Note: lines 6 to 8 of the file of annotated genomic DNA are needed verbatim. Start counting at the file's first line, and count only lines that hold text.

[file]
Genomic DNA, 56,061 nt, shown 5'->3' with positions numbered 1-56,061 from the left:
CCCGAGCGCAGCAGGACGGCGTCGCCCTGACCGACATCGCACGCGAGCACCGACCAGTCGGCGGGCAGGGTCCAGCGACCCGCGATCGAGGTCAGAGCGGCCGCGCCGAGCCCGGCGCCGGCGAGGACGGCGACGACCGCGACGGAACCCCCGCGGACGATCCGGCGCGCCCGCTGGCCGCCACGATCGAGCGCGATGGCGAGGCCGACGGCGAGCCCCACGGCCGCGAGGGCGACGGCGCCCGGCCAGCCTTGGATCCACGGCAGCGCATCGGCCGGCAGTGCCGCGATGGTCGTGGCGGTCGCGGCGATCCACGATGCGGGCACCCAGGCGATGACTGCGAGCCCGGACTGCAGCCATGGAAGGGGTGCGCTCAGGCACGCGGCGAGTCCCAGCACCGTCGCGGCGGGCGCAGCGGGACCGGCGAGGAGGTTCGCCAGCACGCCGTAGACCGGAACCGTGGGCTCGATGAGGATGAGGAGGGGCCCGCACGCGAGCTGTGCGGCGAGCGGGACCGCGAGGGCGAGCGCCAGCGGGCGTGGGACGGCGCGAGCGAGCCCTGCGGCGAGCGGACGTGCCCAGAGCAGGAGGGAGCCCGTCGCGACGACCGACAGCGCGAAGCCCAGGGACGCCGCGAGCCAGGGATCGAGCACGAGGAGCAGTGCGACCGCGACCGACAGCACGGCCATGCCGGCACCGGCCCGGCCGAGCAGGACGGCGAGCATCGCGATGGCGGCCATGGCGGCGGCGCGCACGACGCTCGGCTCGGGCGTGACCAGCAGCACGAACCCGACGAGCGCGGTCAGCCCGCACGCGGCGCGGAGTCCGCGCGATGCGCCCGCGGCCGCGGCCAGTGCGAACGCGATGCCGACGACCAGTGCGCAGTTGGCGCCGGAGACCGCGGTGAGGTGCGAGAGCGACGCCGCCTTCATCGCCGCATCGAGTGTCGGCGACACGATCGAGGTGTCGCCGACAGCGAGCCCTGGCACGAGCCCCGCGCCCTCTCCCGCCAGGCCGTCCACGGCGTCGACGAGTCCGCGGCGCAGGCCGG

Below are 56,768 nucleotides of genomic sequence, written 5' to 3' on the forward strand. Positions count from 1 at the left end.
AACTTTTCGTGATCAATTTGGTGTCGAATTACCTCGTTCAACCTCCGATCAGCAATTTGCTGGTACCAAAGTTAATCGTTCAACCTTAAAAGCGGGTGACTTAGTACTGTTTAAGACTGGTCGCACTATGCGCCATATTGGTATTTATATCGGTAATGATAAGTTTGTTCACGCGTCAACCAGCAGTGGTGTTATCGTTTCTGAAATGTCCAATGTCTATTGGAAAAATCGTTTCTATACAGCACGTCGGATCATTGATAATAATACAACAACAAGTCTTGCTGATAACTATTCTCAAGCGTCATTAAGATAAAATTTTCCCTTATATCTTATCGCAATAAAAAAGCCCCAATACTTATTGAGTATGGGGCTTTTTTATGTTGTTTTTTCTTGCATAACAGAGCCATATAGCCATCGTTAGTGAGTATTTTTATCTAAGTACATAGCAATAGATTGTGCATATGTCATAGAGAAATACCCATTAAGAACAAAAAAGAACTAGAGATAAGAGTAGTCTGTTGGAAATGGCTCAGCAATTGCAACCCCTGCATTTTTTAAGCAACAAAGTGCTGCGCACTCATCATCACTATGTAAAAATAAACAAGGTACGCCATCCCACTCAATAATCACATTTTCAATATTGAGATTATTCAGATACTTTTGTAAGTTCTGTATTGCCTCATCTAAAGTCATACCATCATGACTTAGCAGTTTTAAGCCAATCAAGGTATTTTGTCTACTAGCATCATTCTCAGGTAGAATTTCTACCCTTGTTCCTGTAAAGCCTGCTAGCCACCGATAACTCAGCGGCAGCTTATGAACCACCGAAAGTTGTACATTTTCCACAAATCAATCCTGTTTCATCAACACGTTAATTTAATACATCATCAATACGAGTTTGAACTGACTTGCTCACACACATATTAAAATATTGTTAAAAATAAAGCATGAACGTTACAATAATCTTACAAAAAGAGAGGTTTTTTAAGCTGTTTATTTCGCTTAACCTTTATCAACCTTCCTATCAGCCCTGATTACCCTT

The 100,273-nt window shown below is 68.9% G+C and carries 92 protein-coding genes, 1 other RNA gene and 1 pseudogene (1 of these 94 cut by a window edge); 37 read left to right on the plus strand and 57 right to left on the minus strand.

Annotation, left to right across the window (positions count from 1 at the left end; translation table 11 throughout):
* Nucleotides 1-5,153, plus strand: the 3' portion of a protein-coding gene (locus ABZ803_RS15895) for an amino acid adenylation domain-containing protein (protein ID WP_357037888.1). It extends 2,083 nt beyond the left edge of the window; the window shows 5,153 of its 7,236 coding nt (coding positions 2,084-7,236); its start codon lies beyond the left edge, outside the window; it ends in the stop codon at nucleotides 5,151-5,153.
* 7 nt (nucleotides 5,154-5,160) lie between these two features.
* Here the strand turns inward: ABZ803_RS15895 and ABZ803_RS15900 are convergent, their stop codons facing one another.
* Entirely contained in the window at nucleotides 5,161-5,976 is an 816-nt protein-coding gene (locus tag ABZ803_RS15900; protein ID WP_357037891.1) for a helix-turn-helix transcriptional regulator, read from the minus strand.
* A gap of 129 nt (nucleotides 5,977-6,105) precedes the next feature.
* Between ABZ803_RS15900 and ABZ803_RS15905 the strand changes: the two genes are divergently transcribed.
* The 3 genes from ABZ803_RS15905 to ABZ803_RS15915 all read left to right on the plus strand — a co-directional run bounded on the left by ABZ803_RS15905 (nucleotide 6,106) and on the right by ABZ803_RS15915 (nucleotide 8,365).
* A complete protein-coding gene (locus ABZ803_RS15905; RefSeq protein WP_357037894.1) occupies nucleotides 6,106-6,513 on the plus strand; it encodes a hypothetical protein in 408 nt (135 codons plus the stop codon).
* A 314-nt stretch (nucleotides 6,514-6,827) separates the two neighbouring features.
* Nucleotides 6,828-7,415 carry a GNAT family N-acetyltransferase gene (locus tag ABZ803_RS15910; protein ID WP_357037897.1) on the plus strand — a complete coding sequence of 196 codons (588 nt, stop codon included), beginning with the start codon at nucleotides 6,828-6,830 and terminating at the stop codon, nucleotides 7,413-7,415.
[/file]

Annotation, left to right across the window (positions count from 1 at the left end; translation table 11 throughout):
* Nucleotides 1-5,153, plus strand: the 3' portion of a protein-coding gene (locus ABZ803_RS15895) for an amino acid adenylation domain-containing protein (protein ID WP_357037888.1). It extends 2,083 nt beyond the left edge of the window; the window shows 5,153 of its 7,236 coding nt (coding positions 2,084-7,236); its start codon lies beyond the left edge, outside the window; it ends in the stop codon at nucleotides 5,151-5,153.
* 7 nt (nucleotides 5,154-5,160) lie between these two features.